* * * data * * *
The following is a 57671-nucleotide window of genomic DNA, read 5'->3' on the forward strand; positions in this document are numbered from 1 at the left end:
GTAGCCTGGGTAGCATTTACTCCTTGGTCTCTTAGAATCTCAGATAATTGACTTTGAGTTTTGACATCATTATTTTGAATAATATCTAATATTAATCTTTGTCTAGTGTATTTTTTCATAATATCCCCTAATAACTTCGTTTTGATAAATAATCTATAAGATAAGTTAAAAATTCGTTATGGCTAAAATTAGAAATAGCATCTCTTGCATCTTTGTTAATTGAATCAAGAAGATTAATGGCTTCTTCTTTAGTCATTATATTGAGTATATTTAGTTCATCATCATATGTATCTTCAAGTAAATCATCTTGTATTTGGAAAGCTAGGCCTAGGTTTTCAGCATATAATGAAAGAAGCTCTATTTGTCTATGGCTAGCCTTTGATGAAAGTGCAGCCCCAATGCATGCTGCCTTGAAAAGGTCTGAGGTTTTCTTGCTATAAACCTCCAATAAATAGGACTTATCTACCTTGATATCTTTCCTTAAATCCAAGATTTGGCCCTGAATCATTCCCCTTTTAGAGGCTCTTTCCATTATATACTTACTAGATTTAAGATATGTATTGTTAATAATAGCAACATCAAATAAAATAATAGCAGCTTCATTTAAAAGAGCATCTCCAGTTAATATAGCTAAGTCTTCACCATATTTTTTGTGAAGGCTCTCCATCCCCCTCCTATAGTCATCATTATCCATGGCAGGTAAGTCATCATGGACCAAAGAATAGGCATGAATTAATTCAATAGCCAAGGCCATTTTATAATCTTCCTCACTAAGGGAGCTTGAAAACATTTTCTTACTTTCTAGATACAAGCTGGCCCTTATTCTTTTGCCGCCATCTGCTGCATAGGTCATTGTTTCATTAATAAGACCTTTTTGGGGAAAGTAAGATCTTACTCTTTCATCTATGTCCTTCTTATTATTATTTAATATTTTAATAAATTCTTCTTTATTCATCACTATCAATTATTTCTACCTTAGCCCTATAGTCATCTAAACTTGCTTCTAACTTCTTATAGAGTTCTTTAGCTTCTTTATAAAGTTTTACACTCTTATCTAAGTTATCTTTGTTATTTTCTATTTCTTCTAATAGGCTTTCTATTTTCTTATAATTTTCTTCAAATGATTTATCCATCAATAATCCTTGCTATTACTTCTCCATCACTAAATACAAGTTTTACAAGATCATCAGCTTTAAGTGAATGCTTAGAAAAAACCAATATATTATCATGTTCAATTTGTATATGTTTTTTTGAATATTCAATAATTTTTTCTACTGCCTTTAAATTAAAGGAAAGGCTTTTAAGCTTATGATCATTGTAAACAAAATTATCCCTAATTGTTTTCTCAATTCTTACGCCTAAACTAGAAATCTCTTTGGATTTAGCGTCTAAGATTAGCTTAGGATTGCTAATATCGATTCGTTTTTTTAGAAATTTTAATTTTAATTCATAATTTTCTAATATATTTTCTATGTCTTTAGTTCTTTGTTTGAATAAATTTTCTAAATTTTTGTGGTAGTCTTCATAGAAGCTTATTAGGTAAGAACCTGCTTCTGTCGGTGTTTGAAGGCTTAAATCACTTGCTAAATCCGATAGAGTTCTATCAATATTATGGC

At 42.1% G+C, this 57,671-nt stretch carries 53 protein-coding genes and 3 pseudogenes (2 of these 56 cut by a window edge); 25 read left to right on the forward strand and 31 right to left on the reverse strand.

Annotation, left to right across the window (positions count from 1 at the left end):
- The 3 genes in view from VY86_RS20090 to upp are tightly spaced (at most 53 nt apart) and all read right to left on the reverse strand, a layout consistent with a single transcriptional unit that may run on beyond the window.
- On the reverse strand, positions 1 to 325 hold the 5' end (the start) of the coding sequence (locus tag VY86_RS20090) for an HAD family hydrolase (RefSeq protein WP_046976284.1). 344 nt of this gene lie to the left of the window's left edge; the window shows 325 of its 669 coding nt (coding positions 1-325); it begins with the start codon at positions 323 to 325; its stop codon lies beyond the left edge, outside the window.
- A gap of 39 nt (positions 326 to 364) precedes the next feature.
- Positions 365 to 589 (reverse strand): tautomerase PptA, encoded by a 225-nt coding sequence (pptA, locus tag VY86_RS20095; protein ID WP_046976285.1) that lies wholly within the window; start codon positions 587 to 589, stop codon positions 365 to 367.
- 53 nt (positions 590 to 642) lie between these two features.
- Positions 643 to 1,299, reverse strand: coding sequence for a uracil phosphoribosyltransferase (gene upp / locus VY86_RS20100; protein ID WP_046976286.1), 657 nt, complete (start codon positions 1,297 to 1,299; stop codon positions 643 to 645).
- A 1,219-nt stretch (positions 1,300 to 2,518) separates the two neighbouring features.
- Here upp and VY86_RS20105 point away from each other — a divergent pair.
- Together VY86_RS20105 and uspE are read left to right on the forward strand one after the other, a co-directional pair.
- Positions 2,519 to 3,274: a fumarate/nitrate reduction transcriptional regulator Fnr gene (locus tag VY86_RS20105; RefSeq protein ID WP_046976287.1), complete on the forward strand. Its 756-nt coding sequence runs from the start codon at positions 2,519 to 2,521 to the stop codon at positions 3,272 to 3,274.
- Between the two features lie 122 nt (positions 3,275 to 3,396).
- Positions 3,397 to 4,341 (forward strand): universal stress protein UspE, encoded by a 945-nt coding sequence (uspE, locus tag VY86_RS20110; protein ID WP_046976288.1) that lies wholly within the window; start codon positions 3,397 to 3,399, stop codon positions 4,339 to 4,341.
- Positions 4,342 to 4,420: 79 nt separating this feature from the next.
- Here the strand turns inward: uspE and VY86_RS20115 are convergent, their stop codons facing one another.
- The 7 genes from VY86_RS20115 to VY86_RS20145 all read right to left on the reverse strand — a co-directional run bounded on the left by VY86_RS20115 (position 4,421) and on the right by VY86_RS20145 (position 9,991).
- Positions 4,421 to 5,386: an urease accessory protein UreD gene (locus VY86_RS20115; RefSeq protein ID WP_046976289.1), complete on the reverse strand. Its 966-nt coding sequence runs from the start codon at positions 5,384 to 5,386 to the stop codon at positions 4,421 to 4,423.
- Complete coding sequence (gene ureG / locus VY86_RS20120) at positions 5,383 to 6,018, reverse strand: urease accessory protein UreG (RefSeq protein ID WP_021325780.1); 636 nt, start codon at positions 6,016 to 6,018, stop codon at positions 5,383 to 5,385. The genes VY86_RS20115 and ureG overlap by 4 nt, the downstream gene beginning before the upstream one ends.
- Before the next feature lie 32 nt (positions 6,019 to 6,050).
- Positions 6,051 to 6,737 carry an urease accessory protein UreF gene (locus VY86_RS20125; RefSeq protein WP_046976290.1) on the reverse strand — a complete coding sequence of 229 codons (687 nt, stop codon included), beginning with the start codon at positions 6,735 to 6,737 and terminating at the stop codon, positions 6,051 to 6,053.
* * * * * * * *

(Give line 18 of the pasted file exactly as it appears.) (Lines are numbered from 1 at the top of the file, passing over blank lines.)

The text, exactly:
- Here the strand turns inward: uspE and VY86_RS20115 are convergent, their stop codons facing one another.